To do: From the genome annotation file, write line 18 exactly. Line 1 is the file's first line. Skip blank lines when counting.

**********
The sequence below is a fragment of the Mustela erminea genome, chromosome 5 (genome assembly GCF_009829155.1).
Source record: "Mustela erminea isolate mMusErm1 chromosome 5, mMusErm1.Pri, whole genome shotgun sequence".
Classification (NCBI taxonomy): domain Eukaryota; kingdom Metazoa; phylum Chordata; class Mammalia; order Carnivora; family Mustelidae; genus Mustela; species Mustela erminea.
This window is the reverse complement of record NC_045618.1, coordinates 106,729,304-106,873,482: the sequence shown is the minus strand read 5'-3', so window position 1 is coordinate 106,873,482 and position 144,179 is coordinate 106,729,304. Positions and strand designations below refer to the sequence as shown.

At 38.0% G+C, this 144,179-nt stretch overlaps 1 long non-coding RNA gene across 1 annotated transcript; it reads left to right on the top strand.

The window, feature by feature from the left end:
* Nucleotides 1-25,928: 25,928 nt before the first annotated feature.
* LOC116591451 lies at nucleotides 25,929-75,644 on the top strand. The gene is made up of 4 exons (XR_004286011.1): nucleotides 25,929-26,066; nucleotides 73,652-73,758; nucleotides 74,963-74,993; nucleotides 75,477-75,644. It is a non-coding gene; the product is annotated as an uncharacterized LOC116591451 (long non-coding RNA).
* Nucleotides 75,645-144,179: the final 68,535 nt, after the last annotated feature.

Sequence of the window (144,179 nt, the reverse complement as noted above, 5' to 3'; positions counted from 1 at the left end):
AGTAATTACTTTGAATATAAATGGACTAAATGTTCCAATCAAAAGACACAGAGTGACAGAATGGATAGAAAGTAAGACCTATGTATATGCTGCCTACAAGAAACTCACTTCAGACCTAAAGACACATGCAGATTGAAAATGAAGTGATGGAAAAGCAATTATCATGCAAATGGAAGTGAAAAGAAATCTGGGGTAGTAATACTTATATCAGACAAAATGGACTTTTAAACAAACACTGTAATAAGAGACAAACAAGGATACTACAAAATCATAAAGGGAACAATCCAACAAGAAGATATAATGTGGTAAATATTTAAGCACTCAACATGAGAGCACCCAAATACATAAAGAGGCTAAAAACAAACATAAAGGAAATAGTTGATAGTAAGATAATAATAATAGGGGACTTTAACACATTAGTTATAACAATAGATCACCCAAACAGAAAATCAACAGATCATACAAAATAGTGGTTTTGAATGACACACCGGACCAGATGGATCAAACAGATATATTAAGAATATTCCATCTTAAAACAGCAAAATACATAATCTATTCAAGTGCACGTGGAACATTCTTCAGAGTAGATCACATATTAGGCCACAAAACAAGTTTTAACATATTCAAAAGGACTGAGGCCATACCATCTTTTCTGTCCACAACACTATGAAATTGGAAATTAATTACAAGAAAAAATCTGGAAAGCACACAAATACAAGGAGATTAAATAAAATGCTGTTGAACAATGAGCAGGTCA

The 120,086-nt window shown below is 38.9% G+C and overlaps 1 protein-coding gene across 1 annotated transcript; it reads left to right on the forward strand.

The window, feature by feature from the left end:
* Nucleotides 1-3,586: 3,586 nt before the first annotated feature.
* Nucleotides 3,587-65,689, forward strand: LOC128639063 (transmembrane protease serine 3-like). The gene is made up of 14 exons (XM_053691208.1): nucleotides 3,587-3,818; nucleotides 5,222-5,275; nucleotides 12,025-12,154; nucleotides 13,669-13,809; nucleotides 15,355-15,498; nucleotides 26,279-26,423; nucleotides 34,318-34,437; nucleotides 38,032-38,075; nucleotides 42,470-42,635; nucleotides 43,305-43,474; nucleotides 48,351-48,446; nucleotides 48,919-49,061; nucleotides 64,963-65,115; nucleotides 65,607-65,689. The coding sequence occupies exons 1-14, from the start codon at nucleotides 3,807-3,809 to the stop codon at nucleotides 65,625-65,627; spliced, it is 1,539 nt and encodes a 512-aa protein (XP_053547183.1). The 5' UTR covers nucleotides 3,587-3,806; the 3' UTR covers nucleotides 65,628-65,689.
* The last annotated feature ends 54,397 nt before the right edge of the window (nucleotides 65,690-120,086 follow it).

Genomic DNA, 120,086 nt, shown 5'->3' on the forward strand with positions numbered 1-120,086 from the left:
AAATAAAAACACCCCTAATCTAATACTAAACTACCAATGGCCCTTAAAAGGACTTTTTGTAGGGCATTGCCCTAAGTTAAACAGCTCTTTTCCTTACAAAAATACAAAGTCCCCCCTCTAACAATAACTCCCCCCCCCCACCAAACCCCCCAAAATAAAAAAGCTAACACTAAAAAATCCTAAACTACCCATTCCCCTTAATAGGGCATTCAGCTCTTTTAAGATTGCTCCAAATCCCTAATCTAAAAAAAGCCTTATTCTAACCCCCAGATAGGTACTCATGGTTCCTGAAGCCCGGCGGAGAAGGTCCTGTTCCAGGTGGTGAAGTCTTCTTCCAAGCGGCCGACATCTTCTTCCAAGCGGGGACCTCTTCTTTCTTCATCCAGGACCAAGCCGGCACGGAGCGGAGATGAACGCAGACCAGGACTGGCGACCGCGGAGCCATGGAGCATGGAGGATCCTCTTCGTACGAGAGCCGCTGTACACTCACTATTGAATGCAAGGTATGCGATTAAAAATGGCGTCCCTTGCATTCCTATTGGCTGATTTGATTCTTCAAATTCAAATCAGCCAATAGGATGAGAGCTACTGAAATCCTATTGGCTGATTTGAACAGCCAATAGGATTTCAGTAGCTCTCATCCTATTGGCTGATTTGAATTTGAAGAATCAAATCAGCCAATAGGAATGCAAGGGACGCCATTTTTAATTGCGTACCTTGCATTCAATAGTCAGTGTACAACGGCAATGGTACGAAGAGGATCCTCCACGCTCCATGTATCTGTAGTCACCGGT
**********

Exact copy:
AAATAAAAACACCCCTAATCTAATACTAAACTACCAATGGCCCTTAAAAGGACTTTTTGTAGGGCATTGCCCTAAGTTAAACAGCTCTTTTCCTTACAAAAATACAAAGTCCCCCCTCTAACAATAACTCCCCCCCCCCACCAAACCCCCCAAAATAAAAAAGCTAACACTAAAAAATCCTAAACTACCCATTCCCCTTAATAGGGCATTCAGCTCTTTTAAGATTGCTCCAAATCCCTAATCTAAAAAAAGCCTTATTCTAACCCCCAGATAGGTACTCATGGTTCCTGAAGCCCGGCGGAGAAGGTCCTGTTCCAGGTGGTGAAGTCTTCTTCCAAGCGGCCGACATCTTCTTCCAAGCGGGGACCTCTTCTTTCTTCATCCAGGACCAAGCCGGCACGGAGCGGAGATGAACGCAGACCAGGACTGGCGACCGCGGAGCCATGGAGCATGGAGGATCCTCTTCGTACGAGAGCCGCTGTACACTCACTATTGAATGCAAGGTATGCGATTAAAAATGGCGTCCCTTGCATTCCTATTGGCTGATTTGATTCTTCAAATTCAAATCAGCCAATAGGATGAGAGCTACTGAAATCCTATTGGCTGATTTGAACAGCCAATAGGATTTCAGTAGCTCTCATCCTATTGGCTGATTTGAATTTGAAGAATCAAATCAGCCAATAGGAATGCAAGGGACGCCATTTTTAATTGCGTACCTTGCATTCAATAGTCAGTGTACAACGGCAATGGTACGAAGAGGATCCTCCACGCTCCATGTATCTGTAGTCACCGGT